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• CommentRowNumber1.
• CommentAuthorzskoda
• CommentTimeMay 15th 2011

New entry universal epimorphism redirectinig also universal monomorphism. It is not among those variants listed in epimorphism. We also do not list absolute epimorphism (epimorphism which stays epimorphism after applying any functor to it). Every split epimorphism stays split after applying a functor hence it is absolute, but is there a counterexample of an absolute epimorphism which is not in fact split ?

By the way, here is an archived version of the old query from strict epimorphism

David Roberts: I’m interested in a bicategorical version of this. You haven’t happened to have done this Mike?

Mike Shulman: Not more than can be extracted from 2-congruence (michaelshulman) and regular 2-category (michaelshulman). What is there called an “eso” is the bicategorical version of a strong epi (which agrees with an extremal epi in the presence of pullbacks), and what is there called “the quotient of a 2-congruence” is the bicategorical version of a regular epi. I’ve never thought about the bicategorical version of a strict epi; since strict epis agree with regular epis in the presence of finite limits I’ve never really had occasion to care about them independently.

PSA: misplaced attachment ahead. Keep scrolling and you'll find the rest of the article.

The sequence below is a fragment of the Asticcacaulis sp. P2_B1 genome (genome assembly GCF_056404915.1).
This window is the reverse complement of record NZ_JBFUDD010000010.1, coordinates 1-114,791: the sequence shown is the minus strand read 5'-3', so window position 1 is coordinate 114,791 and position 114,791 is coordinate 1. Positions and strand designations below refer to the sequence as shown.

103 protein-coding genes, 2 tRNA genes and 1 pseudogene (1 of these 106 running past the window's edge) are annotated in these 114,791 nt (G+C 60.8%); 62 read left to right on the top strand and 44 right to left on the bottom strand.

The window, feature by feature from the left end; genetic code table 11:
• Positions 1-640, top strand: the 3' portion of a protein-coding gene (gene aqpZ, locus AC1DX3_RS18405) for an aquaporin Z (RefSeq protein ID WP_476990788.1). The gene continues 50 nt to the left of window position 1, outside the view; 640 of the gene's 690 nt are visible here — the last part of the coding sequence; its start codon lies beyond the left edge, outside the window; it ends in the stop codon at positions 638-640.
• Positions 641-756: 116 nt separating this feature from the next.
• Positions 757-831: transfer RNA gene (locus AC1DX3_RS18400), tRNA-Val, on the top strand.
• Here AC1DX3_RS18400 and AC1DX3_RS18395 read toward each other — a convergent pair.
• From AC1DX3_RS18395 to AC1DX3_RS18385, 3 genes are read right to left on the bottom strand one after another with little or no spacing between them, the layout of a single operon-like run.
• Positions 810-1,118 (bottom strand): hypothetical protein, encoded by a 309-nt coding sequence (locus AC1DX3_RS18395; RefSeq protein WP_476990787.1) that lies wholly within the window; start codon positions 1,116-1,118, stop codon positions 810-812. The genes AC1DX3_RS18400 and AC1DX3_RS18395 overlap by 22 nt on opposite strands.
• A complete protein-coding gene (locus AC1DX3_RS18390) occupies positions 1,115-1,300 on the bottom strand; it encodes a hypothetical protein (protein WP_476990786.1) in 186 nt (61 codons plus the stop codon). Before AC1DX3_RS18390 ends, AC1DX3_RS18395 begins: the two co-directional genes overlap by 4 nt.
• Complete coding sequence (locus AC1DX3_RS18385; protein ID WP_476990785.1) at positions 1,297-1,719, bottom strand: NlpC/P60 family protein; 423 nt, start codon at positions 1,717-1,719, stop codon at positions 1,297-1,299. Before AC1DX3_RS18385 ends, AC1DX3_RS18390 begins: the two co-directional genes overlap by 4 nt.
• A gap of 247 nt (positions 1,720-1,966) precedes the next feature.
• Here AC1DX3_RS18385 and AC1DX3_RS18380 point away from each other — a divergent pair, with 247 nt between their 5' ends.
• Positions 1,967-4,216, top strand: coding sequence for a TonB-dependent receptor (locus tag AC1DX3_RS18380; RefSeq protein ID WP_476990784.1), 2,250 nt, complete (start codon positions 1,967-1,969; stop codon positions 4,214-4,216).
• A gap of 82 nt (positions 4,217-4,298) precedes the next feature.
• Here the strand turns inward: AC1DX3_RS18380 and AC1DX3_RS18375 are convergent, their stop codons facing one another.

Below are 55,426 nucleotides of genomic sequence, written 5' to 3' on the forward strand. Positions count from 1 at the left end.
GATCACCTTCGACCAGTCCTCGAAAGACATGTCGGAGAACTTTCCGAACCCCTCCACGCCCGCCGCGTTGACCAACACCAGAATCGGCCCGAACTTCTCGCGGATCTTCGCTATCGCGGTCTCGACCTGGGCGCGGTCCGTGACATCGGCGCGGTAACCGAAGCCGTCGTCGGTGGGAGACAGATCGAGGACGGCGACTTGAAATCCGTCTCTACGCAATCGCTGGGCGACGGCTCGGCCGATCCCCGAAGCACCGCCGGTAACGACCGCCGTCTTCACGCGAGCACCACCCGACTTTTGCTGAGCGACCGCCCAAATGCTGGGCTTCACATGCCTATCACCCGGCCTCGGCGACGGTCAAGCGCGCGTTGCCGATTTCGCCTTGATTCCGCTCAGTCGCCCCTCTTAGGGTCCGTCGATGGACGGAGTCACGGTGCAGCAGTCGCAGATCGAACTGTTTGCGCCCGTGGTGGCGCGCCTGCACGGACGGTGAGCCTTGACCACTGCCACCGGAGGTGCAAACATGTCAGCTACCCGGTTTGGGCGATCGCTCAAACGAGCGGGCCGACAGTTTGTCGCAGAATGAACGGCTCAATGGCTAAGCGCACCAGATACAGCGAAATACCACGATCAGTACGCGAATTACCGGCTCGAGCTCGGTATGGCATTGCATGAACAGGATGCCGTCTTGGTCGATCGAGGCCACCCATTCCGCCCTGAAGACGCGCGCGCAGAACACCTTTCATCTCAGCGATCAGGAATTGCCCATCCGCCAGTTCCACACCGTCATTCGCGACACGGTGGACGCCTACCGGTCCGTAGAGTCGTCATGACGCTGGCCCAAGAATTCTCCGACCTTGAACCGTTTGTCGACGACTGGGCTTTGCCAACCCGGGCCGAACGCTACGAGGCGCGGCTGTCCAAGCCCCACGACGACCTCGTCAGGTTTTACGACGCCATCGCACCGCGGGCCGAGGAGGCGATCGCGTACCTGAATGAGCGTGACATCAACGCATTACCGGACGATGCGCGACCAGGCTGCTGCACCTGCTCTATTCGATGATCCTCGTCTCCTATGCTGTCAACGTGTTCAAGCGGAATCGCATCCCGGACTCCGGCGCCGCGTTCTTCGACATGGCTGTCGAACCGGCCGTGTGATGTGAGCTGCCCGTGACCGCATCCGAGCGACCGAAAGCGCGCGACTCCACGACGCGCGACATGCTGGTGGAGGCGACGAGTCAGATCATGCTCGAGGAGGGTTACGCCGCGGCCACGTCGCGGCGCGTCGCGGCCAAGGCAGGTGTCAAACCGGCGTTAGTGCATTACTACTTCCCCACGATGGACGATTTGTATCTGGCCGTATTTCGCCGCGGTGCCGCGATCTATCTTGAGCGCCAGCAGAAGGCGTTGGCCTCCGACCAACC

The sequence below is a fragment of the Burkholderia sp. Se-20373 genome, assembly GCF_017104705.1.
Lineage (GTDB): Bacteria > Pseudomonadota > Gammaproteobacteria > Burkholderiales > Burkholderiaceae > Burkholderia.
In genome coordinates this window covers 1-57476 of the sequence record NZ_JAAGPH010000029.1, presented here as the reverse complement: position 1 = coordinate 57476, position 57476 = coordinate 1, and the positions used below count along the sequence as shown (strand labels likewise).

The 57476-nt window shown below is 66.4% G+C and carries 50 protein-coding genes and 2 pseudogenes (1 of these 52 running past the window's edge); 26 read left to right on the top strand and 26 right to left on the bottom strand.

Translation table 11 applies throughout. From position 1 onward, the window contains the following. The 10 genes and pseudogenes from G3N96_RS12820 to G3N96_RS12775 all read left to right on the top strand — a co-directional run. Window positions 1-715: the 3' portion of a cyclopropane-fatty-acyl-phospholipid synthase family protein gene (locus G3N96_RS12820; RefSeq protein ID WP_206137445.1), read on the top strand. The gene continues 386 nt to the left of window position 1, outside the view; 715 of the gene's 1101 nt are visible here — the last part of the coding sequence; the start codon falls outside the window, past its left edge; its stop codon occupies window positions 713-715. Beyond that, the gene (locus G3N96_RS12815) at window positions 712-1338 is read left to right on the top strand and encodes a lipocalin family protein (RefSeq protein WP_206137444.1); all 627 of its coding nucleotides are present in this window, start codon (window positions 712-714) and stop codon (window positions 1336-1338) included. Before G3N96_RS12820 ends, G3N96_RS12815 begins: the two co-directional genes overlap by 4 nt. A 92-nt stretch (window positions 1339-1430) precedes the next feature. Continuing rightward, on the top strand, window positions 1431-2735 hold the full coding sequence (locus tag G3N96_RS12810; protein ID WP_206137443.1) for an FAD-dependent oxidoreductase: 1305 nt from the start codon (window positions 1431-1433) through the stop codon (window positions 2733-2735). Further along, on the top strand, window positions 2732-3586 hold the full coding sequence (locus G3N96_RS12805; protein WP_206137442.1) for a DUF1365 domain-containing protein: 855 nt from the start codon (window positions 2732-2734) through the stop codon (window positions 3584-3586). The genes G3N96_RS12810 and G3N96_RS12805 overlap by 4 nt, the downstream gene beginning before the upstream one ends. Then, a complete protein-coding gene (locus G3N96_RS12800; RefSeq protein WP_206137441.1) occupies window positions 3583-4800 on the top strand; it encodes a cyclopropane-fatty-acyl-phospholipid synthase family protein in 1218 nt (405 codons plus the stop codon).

• CommentRowNumber2.
• CommentAuthorMike Shulman
• CommentTimeMay 17th 2011

Any absolute epimorphism is split. If $e\colon X \to Y$ is absolute epi, then it is preserved by $Hom(Y,-)$ and so $Hom(Y,X)\to Hom(Y,Y)$ is surjective, hence $1_Y$ is in the image of some $s\colon Y\to X$, which must be a section of $e$. Cf. also absolute coequalizer.

• CommentRowNumber3.
• CommentAuthorzskoda
• CommentTimeMay 17th 2011

Oh thanks, I like the argument!

• CommentRowNumber4.
• CommentAuthoreparejatobes
• CommentTimeMar 6th 2012

I’ve added this to both split epimorphism and split monomorphism.

• CommentRowNumber5.
• CommentAuthorTobyBartels
• CommentTimeMar 7th 2012

I redid the definitions and terminology in these sections, keeping what Eduardo wrote and adding more.